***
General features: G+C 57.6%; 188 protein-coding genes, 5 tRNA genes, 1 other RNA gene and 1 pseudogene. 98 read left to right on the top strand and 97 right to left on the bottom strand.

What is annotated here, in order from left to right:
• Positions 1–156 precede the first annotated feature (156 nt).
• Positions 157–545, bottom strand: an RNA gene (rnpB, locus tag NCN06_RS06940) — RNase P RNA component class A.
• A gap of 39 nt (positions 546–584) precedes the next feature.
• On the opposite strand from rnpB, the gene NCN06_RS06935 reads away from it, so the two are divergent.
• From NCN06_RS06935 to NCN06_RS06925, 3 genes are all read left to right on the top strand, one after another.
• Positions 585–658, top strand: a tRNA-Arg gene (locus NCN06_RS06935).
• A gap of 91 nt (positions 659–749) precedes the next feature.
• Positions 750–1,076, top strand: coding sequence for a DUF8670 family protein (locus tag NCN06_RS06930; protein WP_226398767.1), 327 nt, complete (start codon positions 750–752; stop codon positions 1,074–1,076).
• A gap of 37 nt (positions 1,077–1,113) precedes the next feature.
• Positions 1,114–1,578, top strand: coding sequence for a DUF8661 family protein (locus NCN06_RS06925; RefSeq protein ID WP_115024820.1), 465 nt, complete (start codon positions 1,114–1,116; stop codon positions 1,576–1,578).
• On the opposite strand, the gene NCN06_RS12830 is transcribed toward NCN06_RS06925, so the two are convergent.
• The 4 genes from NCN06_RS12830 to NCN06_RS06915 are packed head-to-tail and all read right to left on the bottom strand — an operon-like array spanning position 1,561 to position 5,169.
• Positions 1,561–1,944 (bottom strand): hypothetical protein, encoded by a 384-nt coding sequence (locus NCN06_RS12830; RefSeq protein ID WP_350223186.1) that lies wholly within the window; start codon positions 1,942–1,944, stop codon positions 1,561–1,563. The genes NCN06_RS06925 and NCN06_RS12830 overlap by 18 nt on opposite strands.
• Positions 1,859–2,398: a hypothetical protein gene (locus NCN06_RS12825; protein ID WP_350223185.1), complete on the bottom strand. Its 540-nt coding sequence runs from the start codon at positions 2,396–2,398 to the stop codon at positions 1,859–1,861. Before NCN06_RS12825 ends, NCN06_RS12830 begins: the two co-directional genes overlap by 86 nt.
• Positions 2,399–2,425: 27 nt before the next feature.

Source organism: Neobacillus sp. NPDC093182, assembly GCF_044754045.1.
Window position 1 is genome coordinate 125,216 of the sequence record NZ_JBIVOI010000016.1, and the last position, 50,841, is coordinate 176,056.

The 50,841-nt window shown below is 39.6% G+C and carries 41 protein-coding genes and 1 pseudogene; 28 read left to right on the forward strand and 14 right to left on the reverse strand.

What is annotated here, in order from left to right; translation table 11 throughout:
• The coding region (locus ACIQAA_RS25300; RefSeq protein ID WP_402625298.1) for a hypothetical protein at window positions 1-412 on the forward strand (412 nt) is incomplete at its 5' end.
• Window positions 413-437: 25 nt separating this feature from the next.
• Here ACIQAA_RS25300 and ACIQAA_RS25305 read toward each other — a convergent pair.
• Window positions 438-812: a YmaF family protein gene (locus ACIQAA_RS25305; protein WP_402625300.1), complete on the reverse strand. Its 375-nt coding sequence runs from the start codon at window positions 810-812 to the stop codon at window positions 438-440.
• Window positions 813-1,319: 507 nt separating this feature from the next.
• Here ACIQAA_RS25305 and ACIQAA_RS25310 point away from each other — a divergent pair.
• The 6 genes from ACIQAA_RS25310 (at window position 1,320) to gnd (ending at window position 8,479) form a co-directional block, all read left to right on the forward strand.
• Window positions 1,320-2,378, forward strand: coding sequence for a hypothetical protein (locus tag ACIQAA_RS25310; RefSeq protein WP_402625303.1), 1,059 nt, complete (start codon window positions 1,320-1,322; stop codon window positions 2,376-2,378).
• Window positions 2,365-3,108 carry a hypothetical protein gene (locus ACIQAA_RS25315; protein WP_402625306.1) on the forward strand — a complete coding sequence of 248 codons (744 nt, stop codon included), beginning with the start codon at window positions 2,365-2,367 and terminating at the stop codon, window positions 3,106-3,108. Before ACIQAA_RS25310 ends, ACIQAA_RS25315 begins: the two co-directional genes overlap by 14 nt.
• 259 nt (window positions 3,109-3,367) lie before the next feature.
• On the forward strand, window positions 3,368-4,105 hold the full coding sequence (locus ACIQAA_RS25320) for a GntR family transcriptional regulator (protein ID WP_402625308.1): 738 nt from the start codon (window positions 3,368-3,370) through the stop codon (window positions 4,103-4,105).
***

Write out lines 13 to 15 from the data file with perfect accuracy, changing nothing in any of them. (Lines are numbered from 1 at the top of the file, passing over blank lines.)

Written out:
• On the opposite strand, the gene NCN06_RS12830 is transcribed toward NCN06_RS06925, so the two are convergent.
• The 4 genes from NCN06_RS12830 to NCN06_RS06915 are packed head-to-tail and all read right to left on the bottom strand — an operon-like array spanning position 1,561 to position 5,169.
• Positions 1,561–1,944 (bottom strand): hypothetical protein, encoded by a 384-nt coding sequence (locus NCN06_RS12830; RefSeq protein ID WP_350223186.1) that lies wholly within the window; start codon positions 1,942–1,944, stop codon positions 1,561–1,563. The genes NCN06_RS06925 and NCN06_RS12830 overlap by 18 nt on opposite strands.